Since the foreign ownership law does not clearly define a nominee, Temasek's investment and a host of others are now in limbo. The government said it would specify proposals on amending the law in early January – and many Thai business leaders hope that an investor-friendly compromise can be reached.

"The most important thing is to clear up the definition on foreign holdings and nominees," Patareeya Benjapolchai, president of the Stock Exchange of Thailand, said in an interview. "If there is a clear definition and it's enforced according to the law, that will be good for all parties concerned. Even so, I think the definition should allow foreign investors here to be more free."

The questions surrounding foreign investment bear themselves out in BoI statistics. Through the first 11 months of this year, the board approved $3.8 billion worth of foreign investment, down 32 percent from $2.6 billion in the same period last year.

By contrast, foreign firms poured $6 billion into Vietnam last year, and investment officials say that could jump to $8.5 billion this year, a 42 percent increase.

Last month, Intel upped its investment in the country to $1 billion from $300 million. Nike and Canon have also expanded production.

"Vietnam is quite worrisome to us," said Pornsil Patcharintanakul, deputy secretary-general of Thailand's Board of Trade, a government-affiliated industry group. "Foreign investors are looking more at Vietnam, and even Thai investors are eyeing opportunities there."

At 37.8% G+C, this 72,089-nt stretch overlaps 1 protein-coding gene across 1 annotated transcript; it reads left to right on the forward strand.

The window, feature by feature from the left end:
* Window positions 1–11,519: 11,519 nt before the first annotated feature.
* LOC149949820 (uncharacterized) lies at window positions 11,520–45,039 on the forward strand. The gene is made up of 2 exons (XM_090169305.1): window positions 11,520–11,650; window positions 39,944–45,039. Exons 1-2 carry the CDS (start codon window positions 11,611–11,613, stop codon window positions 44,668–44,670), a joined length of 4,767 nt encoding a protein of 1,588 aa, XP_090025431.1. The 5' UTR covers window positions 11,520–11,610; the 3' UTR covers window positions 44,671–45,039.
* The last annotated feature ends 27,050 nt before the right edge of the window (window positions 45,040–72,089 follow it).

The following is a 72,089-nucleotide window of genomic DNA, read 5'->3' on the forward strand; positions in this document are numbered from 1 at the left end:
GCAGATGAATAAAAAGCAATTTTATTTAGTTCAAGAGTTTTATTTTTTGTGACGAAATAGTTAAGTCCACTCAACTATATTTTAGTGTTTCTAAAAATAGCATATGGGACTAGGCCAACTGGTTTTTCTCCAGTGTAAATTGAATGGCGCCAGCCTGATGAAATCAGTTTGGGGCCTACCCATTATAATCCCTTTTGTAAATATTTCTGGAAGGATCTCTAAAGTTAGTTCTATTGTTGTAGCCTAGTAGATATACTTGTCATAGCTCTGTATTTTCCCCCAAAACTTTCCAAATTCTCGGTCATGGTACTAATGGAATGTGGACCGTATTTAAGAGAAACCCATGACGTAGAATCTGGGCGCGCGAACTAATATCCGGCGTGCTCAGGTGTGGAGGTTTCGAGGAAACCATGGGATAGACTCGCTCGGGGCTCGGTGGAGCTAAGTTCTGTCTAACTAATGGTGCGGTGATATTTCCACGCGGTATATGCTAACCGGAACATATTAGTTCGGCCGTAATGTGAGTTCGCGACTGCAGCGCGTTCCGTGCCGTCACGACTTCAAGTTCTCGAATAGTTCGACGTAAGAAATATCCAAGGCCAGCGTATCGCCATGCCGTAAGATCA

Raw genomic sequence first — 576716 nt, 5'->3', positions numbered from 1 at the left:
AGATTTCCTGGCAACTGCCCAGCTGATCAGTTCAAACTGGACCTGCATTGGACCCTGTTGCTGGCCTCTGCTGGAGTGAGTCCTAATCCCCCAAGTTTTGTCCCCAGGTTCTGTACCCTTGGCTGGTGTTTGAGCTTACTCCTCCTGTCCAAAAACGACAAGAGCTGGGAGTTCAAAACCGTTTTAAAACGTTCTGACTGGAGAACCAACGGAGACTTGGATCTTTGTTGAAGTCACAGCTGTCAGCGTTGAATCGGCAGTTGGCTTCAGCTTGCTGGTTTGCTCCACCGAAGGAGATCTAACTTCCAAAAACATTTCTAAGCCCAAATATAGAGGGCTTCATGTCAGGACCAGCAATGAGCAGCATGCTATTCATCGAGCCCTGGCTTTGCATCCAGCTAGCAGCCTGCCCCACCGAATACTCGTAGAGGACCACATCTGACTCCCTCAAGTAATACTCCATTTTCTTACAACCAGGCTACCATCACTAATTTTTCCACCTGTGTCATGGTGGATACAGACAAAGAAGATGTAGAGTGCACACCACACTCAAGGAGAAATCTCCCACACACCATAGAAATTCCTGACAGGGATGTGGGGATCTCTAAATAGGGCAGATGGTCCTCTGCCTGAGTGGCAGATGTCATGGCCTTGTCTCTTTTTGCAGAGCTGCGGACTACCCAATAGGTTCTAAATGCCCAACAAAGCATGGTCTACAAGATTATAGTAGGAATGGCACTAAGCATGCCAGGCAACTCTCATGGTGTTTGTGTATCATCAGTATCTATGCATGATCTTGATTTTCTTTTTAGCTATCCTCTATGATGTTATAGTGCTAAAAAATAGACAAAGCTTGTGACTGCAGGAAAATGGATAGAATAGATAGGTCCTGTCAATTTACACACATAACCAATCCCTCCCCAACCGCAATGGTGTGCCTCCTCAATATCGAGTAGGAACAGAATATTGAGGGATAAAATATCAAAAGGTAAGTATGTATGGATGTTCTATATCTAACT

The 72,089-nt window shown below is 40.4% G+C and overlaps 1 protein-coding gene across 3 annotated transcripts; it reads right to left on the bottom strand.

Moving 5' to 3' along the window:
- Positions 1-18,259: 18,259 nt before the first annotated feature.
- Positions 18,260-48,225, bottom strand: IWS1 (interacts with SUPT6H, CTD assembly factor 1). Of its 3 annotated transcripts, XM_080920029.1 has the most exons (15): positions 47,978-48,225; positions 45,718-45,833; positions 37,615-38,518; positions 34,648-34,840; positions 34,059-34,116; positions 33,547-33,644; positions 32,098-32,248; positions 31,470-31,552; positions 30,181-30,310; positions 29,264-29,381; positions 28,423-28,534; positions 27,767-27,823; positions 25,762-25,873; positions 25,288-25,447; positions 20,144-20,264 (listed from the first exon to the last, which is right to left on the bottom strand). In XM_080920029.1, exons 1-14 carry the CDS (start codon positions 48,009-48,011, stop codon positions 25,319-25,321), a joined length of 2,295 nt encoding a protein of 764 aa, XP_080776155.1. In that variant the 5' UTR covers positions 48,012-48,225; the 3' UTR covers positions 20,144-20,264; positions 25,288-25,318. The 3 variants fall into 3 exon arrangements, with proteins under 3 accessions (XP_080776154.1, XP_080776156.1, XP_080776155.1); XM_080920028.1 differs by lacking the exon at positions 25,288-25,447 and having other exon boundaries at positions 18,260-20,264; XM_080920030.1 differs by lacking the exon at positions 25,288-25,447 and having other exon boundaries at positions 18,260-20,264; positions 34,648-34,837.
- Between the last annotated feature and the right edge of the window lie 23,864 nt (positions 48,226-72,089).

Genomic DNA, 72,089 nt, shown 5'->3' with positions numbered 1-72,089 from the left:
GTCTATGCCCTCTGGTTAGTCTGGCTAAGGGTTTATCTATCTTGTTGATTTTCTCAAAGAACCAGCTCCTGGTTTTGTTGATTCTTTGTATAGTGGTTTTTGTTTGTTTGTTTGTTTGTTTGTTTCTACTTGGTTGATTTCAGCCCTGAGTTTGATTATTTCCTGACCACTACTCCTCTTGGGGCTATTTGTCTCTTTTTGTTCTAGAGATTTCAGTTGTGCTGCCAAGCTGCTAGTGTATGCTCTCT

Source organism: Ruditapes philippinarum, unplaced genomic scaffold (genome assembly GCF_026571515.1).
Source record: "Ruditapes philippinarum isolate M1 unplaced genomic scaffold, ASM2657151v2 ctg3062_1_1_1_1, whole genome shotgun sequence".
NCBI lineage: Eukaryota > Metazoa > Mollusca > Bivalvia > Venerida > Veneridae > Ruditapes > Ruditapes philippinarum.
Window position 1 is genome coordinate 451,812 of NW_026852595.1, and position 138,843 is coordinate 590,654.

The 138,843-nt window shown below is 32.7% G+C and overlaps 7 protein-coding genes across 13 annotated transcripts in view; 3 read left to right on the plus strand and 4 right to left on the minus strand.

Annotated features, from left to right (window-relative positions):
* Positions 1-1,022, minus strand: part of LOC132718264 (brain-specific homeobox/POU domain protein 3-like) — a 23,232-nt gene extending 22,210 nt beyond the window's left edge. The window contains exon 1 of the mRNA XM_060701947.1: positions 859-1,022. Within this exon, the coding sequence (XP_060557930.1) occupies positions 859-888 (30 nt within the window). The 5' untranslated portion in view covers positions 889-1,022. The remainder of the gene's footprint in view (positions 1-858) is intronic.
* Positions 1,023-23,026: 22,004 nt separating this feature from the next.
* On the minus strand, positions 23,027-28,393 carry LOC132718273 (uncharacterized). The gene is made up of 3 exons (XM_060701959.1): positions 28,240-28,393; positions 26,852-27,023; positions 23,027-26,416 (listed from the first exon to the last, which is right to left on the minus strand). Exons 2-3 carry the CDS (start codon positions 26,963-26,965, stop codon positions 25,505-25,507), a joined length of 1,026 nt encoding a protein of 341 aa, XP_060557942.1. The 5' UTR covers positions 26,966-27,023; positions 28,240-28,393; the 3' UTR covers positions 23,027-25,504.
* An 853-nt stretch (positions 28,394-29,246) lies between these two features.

Who cares about economic growth?

Thai investment officials say the drop this year occurred because the country came off a banner year in 2005. But others counter by noting that many sectors are operating at full capacity and are in desperate need of new investment in order to grow.

"Talk to any businessman, and they say Vietnam is the next China," said a Bangkok-based Western diplomat who monitors economic activities. "Yes, the infrastructure may not be as good as in Thailand, but they have 84 million people, they work like dogs, and they really want the investment. In Thailand, they no longer care about economic growth and they can't figure out what they want."

The business community hopes that the new government can make firm decisions on where to lead Thailand so that certainty can return to the market and foreigners can once again feel confident putting their money here. A clearer political situation would also allow policymakers to spend time fixing greater long-term worries like overhauling the country's dismal education system and easing requirements for visas and work permits.

"Vietnam is on the tip of everyone's tongue, but Thailand is still much more developed in terms of infrastructure and service industries," said Peter van Haren, chairman of the Joint Foreign Chambers of Commerce in Thailand, which represents 10,000 businesses. "Unfortunately, there will be uncertainty here until the political situation is figured out."